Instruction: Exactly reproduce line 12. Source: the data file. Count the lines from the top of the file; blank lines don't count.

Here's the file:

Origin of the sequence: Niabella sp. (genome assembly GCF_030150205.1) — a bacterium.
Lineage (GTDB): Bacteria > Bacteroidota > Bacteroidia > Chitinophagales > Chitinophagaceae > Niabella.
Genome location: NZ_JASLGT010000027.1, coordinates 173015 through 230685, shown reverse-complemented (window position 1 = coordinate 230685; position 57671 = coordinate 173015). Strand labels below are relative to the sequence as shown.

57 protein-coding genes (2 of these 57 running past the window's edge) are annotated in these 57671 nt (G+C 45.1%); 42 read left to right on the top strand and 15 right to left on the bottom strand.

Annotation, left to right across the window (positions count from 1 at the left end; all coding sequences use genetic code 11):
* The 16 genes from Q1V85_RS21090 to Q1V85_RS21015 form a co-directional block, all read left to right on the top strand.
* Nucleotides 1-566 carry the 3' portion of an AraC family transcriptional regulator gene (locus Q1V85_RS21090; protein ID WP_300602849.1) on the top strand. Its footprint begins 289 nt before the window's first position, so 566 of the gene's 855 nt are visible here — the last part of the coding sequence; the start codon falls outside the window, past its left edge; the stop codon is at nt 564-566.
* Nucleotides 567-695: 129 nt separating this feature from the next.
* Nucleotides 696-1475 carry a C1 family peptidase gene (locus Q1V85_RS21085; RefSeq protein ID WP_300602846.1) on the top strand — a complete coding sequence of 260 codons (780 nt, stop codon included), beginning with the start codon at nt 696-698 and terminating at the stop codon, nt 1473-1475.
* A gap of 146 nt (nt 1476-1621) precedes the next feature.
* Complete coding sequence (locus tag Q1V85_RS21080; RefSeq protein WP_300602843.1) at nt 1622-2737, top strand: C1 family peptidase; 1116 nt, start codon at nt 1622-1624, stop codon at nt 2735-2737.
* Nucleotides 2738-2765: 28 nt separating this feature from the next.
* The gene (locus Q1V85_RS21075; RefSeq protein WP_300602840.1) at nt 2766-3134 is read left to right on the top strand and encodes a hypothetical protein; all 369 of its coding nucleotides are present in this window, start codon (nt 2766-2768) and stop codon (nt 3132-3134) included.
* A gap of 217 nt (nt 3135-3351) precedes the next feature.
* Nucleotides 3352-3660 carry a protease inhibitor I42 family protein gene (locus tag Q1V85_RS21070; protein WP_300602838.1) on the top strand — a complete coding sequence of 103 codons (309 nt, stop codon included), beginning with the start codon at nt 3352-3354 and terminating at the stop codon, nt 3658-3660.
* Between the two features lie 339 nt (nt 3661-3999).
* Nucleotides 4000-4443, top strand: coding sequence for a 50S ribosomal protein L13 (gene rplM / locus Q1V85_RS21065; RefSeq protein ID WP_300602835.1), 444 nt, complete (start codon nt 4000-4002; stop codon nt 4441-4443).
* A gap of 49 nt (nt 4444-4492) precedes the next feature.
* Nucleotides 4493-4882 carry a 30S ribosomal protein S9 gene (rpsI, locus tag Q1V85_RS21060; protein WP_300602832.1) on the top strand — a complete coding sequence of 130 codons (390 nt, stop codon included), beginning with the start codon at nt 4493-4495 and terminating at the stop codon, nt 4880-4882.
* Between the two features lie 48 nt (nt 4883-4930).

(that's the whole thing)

* Nucleotides 2738-2765: 28 nt separating this feature from the next.